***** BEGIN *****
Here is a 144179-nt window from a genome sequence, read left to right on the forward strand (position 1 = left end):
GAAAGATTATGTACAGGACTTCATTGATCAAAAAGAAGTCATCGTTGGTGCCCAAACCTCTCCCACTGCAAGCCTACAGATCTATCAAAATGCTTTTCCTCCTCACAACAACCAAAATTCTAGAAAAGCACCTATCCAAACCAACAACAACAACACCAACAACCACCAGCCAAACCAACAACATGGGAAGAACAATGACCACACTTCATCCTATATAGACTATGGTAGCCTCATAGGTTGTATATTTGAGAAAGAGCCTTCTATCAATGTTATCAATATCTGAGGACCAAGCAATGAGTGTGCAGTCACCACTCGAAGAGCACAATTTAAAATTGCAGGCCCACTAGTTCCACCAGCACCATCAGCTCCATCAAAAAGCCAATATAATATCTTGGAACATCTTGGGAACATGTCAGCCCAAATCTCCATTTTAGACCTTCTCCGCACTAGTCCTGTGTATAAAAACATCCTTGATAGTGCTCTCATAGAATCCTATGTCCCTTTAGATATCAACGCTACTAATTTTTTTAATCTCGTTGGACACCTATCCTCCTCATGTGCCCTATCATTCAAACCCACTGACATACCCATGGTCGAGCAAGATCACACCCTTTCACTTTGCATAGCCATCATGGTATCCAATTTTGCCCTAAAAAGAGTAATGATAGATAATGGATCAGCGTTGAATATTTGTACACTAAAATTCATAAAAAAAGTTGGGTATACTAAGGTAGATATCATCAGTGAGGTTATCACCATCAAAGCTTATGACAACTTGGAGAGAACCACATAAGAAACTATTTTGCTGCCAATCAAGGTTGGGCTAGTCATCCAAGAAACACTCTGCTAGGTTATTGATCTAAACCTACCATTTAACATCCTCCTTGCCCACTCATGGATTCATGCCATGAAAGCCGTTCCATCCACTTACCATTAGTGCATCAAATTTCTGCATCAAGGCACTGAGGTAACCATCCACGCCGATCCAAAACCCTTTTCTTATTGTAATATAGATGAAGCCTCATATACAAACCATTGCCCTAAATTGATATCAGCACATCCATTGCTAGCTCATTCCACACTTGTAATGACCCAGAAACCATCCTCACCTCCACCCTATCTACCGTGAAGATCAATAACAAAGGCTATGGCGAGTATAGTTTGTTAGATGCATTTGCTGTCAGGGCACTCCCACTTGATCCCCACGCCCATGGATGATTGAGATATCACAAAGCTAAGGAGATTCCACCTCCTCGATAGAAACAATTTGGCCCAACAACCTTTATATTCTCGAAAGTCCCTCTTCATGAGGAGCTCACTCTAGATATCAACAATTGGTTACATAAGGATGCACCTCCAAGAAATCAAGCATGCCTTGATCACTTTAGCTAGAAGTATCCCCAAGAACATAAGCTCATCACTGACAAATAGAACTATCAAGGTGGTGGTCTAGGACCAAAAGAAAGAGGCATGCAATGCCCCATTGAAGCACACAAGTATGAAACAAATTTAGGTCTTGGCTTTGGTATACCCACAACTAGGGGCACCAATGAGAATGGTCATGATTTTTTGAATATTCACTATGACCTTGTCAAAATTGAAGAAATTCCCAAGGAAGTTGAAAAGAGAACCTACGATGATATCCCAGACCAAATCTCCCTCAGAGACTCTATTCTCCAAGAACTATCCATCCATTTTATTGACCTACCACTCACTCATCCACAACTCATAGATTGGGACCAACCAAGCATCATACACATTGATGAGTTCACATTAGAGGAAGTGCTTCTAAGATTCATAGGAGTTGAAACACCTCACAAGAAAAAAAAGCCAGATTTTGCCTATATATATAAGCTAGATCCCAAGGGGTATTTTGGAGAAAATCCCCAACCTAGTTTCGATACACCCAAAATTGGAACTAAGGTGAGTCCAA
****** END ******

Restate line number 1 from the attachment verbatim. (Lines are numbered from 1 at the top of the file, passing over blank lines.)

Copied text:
Here is a 144179-nt window from a genome sequence, read left to right on the forward strand (position 1 = left end):